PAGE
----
Malaysia’s hot, like bloody HOT, and if you’re anything like me you’ll be sweaty, hot, and uncomfortable all of the time. I’m a mountain kid from the Rockies, where the air is cool and dry. Polar opposites of the humid heat that is high near daily. When I told my folks about this Internship that would take me to the other side of our planet, their first thought was that I’d die in that heat. Right before leaving for Malaysia, I was in western New York, for my buddy Jules’ graduation, and honestly, that spring heat and eastern humidity had me feeling it. Truth be told, there wasn’t a day that a “v” didn’t form upon my chest. The sheer amount of sweat destroys your clothes, I like the simplicity of a plain white t-shirt, but they just got destroyed, turned an orangy pink colour, and eaten through. My uniform quickly lost the buttons, collars, and aura of professionalism, ending up with a t-shirt and synthetic hiking pants combination. The kids in my classroom didn’t mention the sweat, they knew the feeling of being new here (Malaysians on the other hand, they definitely did mention the sweat). My adopted family lived a thirty-minute walk away from my apartment, and eventually, I learned to bring a spare shirt along with me. 

The forest surrounding Kuala Lumpur are rainforest, with a humidity of a hundred percent within the shade of their thick canopies. It’s truly shocking the instant change you feel walking into the jungle, you just start dripping (make sure to bring a whole lot of water, if you decide to go hiking, and you’ll want to hike through the jungle, it’s a treasure of novel biodiversity [from the perspective of somebody from the Nearctic], exploring the Arecales, Dilleniales, and Zingiberales of Indomalaya). Outside of the jungle isn’t much better, since you’re out exposed to the scorching, unrelenting heat of the sun. Layer on the sunscreen, but even then you’re bound to get burnt.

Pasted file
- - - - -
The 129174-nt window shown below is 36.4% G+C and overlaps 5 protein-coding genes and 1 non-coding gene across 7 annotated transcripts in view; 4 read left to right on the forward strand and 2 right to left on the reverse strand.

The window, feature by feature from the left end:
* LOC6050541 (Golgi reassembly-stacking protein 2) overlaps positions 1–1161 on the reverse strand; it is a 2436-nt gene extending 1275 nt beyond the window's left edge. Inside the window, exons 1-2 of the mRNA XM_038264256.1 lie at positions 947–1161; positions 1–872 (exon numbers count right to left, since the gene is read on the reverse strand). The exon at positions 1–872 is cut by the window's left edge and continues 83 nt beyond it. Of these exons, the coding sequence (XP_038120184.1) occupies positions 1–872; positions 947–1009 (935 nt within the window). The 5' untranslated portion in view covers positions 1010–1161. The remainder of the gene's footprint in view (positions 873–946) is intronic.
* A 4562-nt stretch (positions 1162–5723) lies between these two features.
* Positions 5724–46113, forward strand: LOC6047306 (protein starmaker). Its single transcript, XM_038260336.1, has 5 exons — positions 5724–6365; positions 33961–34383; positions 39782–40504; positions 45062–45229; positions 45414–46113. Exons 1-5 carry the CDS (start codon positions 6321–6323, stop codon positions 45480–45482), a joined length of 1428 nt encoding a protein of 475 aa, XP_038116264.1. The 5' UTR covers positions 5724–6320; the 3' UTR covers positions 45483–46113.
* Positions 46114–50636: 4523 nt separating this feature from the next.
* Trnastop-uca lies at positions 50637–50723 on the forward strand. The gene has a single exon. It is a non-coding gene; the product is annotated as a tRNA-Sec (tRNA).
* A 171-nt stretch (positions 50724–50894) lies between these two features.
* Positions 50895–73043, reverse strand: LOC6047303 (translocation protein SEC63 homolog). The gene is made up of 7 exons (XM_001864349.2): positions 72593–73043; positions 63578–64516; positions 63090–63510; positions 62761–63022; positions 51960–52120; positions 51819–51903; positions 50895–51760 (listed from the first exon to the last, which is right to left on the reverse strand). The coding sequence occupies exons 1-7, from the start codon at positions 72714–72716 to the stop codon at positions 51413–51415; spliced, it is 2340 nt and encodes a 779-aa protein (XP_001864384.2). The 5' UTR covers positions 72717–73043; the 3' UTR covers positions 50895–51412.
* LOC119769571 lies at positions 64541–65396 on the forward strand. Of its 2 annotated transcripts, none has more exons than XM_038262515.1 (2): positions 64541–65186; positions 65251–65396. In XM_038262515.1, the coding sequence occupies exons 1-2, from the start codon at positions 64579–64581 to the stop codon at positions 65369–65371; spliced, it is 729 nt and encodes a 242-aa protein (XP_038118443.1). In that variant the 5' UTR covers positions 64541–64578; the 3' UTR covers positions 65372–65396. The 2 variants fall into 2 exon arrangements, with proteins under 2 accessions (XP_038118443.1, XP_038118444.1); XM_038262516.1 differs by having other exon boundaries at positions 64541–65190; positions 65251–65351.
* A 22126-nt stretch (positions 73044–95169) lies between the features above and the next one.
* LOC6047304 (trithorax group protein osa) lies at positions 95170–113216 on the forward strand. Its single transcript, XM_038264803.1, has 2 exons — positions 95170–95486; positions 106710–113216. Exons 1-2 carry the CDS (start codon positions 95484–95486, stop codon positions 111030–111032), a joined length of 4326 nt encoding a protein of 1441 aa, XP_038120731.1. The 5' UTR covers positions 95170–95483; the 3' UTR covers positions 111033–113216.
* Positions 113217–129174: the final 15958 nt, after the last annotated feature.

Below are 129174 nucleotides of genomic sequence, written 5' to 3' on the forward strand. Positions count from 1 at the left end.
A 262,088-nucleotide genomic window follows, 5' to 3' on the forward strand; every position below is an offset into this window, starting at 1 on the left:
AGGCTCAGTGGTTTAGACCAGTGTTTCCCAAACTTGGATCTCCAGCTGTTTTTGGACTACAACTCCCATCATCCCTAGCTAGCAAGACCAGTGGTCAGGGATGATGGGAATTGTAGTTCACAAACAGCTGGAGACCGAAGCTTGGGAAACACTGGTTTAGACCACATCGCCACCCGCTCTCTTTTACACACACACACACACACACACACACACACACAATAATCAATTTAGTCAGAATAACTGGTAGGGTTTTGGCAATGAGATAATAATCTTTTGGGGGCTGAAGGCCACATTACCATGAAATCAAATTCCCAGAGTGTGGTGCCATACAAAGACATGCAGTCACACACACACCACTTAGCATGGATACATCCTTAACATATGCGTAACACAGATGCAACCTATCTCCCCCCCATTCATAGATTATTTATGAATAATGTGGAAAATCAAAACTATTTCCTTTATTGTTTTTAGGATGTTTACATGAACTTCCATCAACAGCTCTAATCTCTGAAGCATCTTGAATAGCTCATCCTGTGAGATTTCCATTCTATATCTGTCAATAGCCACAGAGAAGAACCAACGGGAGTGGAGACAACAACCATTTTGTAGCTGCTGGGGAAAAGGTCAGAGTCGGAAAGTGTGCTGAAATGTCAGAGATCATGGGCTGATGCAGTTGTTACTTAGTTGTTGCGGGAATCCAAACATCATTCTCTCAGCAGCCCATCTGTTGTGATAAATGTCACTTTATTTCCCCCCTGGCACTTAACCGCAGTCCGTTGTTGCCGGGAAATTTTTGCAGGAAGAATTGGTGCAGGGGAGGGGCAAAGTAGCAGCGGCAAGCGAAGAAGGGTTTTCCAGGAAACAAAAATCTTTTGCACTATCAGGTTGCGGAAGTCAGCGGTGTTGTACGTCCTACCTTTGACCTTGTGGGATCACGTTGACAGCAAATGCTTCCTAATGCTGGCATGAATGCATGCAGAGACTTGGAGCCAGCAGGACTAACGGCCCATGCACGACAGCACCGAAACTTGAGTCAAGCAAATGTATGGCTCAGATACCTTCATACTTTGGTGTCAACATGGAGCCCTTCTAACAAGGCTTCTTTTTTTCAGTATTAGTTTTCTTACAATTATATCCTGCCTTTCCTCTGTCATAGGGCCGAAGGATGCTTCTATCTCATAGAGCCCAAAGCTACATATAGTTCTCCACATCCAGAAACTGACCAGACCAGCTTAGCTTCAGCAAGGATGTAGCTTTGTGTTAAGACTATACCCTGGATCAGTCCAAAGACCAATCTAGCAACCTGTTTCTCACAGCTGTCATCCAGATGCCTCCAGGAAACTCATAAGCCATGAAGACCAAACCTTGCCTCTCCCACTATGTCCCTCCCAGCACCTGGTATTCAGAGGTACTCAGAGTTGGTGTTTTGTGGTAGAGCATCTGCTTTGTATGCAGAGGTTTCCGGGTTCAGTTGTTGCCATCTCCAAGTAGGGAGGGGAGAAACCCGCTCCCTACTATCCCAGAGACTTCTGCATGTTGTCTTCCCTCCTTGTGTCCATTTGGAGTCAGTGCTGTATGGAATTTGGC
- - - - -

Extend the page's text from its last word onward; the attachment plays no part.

The rain brings sweet relief from the Malaysian heat, dropping the temperature down from the daily norm of 30℃ to a chilly 25℃ (after 6 months in Malaysia I started finding this cold). But this relief from the heat comes at the price of destructive rain. From the moment I first got to Kuala Lumpur I was told stories of the rain. “Beware if you get rained on you’ll lose your hair”. “If you get caught out in the rain, shower as soon as you get home”. So the sun will burn you and the rain apparently will turn you bald.

There’s an expression about Malaysia “Whether rain or sweat, you will get wet”. From my experience that expression is spot on. When you come to Malaysia just expect to be wet. Expect it to be hot. Expect to sweat. Expect to be uncomfortable. Discomfort is an absolutely brilliant state, it forces growth. Lean into that discomfort, be scared, be lonely, be open, be vulnerable, and grow from it. You’ll come home from this experience with your pockets full of memories, and stories, a few new skills, a hand full of friends (for me second family), a great experience, and a whole lot of personal growth.  Have fun!